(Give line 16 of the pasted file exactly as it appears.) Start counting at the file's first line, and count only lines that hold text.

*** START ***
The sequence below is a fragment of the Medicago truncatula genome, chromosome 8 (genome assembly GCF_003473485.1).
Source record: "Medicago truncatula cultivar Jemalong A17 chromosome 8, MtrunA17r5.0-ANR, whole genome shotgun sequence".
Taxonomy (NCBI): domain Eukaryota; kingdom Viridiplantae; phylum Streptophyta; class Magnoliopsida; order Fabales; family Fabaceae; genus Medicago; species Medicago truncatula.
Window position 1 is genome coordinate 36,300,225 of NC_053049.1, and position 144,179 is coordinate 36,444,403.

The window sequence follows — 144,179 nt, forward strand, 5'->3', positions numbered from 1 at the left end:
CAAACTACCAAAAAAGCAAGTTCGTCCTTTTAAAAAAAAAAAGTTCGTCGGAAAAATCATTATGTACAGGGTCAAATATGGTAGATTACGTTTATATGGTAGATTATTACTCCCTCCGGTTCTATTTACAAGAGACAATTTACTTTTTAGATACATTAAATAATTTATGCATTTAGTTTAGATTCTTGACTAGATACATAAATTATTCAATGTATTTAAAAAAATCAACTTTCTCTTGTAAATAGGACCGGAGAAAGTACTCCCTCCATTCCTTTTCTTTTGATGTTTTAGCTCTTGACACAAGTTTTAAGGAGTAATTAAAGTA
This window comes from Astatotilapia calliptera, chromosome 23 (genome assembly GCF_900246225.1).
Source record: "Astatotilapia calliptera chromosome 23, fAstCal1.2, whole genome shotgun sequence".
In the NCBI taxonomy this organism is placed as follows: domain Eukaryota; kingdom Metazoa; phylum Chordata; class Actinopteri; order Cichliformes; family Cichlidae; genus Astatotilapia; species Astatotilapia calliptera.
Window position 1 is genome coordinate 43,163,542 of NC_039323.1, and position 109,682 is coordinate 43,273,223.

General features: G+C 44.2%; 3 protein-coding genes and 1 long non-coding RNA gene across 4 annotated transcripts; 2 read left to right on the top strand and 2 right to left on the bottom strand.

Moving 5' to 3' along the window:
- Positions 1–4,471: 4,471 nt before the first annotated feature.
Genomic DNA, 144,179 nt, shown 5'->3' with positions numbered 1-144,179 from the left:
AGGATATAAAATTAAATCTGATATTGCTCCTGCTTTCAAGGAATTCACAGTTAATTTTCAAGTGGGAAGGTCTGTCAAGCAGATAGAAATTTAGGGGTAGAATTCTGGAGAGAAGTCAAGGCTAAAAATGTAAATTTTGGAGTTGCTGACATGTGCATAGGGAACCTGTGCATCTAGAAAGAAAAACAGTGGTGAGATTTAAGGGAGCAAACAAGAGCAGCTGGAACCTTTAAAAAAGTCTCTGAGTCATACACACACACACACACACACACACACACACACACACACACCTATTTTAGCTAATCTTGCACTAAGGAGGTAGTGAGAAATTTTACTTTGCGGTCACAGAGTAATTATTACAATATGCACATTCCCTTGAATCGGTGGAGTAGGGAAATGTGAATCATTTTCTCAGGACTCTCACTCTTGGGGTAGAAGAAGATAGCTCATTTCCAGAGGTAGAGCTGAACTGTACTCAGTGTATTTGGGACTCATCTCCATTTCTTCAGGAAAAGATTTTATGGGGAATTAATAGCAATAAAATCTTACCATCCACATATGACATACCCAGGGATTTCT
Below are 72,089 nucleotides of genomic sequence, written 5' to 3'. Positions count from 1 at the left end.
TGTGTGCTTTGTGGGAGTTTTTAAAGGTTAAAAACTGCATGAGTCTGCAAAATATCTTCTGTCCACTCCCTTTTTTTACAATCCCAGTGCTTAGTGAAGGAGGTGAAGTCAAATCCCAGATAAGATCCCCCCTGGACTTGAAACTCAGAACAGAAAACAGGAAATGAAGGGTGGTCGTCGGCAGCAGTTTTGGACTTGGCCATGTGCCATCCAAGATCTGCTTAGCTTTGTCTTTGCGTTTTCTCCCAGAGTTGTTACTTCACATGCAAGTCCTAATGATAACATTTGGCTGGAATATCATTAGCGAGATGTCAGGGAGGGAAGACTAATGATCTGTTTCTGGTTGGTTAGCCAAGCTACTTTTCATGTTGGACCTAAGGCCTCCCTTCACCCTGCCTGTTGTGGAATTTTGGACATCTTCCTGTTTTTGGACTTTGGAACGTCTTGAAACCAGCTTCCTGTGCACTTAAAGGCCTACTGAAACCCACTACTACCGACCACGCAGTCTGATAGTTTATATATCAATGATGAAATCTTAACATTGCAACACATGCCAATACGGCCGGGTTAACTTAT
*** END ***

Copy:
Below are 72,089 nucleotides of genomic sequence, written 5' to 3'. Positions count from 1 at the left end.